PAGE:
Here we go again.
Here we go again.
If one compared 4000 years banking history to the average human life-span, digital banking would have just started making unintelligible noises and mobile banking would be barely a month old. Yet the digitisation of financial services has led to a shift as extreme as the introduction of digital money or the development of central banks. Today most people have no need to physically visit their banks and can conduct transactions electronically. This has created a range of opportunities and challenges that will transform the banking industry in the coming years.
According to the The Cisco Internet Business Solutions Group (IBSG), Gen Y and Gen X are increasingly adopting new devices and online channels for financial purposes. 40% of Gen Y customers prefer using Personal Finance Management (PFM) tools to manage their expenses and savings, and are more inclined to interacting with a financial advisor on video chat, compared to boomers.
With customers buying financial services online, most banks have revamped their digital presence to simplify access to their products. The use of integrative technologies and game-like interfaces enables a more seamless end-to-end experience for customers with their bank. Another major source of investment has been in the area of big-data analytics which assists in suggesting relevant products to customers and fraud detection.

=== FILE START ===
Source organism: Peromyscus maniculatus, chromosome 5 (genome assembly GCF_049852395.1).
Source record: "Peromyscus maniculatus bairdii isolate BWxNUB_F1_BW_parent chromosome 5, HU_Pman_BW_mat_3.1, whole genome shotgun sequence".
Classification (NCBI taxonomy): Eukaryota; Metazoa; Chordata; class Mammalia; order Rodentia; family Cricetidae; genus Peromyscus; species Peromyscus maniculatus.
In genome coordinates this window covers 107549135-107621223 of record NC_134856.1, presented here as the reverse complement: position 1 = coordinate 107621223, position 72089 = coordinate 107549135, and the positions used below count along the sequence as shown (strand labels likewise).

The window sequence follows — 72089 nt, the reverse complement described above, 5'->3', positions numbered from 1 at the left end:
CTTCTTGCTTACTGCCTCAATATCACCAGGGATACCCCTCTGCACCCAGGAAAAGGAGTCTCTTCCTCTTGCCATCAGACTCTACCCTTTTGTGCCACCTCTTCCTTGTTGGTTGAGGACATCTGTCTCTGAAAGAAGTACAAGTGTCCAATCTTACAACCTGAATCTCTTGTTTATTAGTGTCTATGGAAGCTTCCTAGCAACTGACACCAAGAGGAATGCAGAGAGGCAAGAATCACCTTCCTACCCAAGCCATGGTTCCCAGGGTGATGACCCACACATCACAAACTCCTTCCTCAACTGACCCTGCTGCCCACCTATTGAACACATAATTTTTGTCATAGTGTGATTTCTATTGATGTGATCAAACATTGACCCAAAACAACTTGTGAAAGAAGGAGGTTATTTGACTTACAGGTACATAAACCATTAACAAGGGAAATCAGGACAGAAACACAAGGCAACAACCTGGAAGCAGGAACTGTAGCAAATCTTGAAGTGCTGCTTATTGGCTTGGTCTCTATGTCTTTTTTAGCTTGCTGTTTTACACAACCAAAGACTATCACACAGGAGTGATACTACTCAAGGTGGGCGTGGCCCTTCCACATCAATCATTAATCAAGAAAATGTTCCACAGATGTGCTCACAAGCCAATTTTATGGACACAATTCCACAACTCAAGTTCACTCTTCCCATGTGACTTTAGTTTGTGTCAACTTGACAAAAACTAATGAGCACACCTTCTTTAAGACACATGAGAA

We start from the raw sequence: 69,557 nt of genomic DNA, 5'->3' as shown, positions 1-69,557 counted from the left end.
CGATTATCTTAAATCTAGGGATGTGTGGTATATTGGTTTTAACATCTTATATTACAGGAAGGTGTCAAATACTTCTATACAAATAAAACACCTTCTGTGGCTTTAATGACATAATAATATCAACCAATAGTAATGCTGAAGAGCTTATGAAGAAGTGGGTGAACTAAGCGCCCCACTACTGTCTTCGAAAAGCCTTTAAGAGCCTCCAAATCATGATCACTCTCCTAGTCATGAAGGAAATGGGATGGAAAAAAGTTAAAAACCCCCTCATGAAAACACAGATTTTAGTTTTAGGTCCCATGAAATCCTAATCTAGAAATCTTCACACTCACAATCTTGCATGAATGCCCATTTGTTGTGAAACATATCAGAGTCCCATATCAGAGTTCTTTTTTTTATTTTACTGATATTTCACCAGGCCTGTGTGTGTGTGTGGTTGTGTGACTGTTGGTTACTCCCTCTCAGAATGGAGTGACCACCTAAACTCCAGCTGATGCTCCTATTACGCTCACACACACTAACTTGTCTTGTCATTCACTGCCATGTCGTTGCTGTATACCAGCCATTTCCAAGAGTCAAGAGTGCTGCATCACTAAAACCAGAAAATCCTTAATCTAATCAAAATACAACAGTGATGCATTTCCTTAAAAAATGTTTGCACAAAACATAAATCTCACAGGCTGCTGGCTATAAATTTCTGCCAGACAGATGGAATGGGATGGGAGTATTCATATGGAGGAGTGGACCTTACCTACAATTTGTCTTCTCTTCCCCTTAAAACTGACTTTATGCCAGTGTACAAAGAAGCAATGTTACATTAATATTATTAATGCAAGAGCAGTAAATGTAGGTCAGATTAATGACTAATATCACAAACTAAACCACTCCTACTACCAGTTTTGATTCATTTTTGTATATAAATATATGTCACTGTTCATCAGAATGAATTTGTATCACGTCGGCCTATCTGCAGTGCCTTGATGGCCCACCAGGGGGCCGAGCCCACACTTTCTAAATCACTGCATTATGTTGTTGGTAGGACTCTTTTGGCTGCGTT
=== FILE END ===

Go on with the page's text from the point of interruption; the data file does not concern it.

The ubiquity of mobile systems implies that within the next few years, most financial transactions will be via such devices. This will lead to a huge expansion of the customer-base of banks since mobile internet requires much less user infrastructure. The challenge for the banks is obvious: creating simple, unified and secure end-to-end platforms, which can handle huge data and traffic with little or no downtime.
Mobile banking offers more transactional features as opposed to the full menu of services. However, the list of services available through mobile banking will increase in the future, ultimately encompassing all of the banks’ offerings. This requires a paradigm shift in security architecture (WAP based interactions do not have firewall protection) and creation of platform independent applications. Further, the banks have to present themselves in a new light to an audience much of whose social and professional lives are conducted virtually with the physical location being irrelevant. Making the mobile banking platform a scaled-down version of the bank’s webpage is not the solution.
This scenario has opened up an avenue for development of full mobile banking by new players. More such innovative applications are the order of the day, if mobile banking has to realise the full promise of the digital banking revolution.
As mobile banking dominates the market, banks need to keep up with digital banking developments in this competitive market. They should look at adopting new banking technologies and integrating advanced transaction banking platforms. Get to know about a high-speed banking platform which provides an advanced highway to run customer payments services, receivables management, cash management, liquidity management, trade finance and supply chain finance in an integrated set, through a single platform.
Find out more in this year’s annual conference of Sibos, where iGTB will be showcasing its core comprehensive products, from Corporate Banking Exchange, Customer Onboarding, Payments Services Hub to Liquidity Management.